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Monthly Archives: March 2012

Lawyers representing injured persons

Our law firm is dedicated to vindicating the rights and expectations of consumers injured at home, work, or play. We have lawyers who specialize in injuries arising from automobile accidents, from defective products and machines, medical malpractice, work related accidents, and slip and fall accidents.

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U.S. House Republicans again attempt tort deform measures

The House of Representatives has passed another so-called tort reform bill that would limit recovery of people harmed or kill by acts of malpractice. H.R. 5, the “Protecting Access to Healthcare Act” would impose a cap of $250,000 that would severely cut the damages of victims and make it far more difficult for such victims to secure contingency counsel. The bill passed 223 to 181 with seven Democrats joining Republicans to pass the bill. The bill is unlikely to be considered by the Democratic-controlled Senate.

If enacted, H.R. 5 would cap the nonecomomic damages that a plaintiff in a health care lawsuit could recover. It would also preempt existing state laws on proportionate liability, allow courts to reduce contingent fees, and abolish the collateral source rule. For over 200 years, the authority to determine these matters and other aspects of medical liability law has rested with the states. For some reason, Republicans want to ignore 200 years of history, ignore state’s rights, and curtail the rights of ordinary citizens to seek complete justice.

We have written frequently about other misguided tort reform efforts in the United States. Click here to see our previous posts. A 2011 film called Hot Coffee puts faces on the rights at stake, and details the impact of caps and other tort deform efforts. It is a must see for anyone concerned about civil justice. You can view our post about the movie by clicking here.

We urge you to call your U.S. Senator and urge him/her to reject this misguided attempt to strip us of our rights, and leave tort law to the states.

Study offers incentive to keep restaurant floors safe

A new study commissioned by Cintas Corporation found that nearly one in three American adults are unlikely to dine at a restaurant where someone they know had slipped and fallen.

The study, conducted by Harris Interactive, found that 30 percent of more than 1,000 adults surveyed were “very unlikely” or “somewhat unlikely” to dine at restaurants where such accidents occur.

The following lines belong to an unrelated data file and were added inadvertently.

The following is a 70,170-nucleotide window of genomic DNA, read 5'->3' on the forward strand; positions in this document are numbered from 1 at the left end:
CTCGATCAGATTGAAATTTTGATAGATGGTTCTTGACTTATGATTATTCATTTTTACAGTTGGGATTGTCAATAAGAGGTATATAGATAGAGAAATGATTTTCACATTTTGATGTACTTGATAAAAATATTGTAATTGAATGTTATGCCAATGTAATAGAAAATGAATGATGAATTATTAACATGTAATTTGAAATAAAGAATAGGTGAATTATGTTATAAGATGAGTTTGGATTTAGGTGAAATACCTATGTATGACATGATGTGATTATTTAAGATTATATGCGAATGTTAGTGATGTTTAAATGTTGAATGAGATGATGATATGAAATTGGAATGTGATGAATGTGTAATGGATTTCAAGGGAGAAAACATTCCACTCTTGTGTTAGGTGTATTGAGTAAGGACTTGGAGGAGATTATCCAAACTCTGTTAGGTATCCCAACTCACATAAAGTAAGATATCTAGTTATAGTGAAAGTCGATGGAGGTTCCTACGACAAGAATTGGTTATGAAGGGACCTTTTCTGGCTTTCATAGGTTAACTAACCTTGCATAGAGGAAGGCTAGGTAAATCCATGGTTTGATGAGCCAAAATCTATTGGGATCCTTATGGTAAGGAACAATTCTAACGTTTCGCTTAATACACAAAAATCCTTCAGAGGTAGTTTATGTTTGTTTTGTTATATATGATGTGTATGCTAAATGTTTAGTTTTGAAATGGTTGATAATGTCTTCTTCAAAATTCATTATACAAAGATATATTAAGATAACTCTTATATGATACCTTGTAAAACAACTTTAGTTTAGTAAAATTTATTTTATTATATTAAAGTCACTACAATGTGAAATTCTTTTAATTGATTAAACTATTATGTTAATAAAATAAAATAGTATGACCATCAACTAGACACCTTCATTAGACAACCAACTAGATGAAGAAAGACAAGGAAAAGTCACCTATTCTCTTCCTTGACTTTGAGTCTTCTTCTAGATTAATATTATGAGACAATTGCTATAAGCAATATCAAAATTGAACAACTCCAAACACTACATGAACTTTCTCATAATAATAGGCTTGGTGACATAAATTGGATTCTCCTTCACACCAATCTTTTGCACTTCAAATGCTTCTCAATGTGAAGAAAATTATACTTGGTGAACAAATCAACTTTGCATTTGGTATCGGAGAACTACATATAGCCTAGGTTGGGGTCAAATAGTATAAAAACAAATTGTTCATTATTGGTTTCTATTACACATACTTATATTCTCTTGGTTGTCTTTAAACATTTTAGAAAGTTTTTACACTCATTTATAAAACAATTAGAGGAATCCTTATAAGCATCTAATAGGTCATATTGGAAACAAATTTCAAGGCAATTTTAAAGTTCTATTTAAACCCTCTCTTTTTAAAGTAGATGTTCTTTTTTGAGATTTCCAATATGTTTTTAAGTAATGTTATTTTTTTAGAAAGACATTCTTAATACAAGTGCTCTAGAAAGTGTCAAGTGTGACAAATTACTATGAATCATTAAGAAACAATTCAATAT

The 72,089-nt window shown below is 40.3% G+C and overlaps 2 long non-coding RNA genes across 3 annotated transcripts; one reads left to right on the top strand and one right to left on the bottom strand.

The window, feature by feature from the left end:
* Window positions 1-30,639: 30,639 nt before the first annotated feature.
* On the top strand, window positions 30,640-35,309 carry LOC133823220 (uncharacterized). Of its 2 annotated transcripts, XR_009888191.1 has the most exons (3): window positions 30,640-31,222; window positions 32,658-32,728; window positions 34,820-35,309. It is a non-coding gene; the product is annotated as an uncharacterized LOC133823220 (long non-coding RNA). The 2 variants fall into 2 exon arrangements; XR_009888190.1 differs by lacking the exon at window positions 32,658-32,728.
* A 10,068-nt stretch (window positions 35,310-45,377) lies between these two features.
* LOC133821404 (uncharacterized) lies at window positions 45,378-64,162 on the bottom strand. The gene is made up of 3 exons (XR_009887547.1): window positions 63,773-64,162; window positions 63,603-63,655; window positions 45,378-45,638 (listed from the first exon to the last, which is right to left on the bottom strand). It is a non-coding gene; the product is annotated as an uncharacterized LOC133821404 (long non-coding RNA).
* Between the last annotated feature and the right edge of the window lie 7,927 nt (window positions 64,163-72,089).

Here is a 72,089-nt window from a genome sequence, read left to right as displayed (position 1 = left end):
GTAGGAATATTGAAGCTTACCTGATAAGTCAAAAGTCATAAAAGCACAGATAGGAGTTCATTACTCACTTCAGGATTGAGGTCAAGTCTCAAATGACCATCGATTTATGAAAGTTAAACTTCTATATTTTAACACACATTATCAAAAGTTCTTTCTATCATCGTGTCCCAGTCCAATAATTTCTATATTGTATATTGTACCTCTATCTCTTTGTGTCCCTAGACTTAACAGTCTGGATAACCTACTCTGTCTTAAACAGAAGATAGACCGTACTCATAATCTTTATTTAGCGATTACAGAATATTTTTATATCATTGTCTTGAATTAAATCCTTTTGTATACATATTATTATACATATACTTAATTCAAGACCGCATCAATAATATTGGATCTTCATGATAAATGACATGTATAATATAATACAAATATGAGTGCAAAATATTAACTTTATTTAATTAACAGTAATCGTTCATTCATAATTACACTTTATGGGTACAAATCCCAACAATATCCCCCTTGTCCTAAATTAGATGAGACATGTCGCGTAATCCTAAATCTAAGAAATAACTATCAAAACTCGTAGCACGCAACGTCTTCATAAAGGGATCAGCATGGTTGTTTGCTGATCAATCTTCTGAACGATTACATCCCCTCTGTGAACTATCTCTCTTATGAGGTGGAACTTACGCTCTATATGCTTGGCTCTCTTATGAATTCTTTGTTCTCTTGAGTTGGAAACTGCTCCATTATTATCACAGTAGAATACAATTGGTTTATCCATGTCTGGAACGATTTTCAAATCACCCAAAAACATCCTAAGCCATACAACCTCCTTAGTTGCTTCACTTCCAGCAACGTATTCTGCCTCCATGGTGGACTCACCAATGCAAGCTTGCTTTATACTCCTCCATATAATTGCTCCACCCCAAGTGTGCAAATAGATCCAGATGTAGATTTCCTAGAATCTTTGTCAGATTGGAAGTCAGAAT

“We’ve always known that slip-and-fall accidents result in increased costs due to litigation or injury, but this research shows that the cost of an accident might be even greater than initially thought,” said David Collette, Director of Marketing and Strategy, Cintas Foodservice. “Implementing a safe floor program not only mitigates hard costs and gives restaurant operators peace of mind, it can also offset potential long-term costs associated with lost business down the road.”

The survey surprisingly showed very little difference between gender or age, but interestingly, it showed adults residing in the Northeast are significantly more likely than those who live in the Midwest or South to say they would be very unlikely to dine out at a restaurant with a recent slip-and-fall accident (23 percent in the Northeast vs. 13 percent in the Midwest and 11 percent in the South).

Each year, more than 3 million food service employees and over 1 million guests are injured as a result of restaurant slips and falls, according to the National Floor Safety Institute (NFSI). A recent NSFI study indicates that the industry spends over $2 billion on such injuries each year and that these injuries are increasing at a rate of about 10 percent annually. A safe floor program helps reduce the opportunity for these accidents by providing restaurants with a program to protect, maintain and deep clean floor surfaces.

“As the economy begins to recover and restaurants compete for business, this research shows that a slip and fall accident can derail these efforts and send customers out the door,” added Collette. “A safe floor program not only protects employees and guests, but also a restaurant’s bottom line.”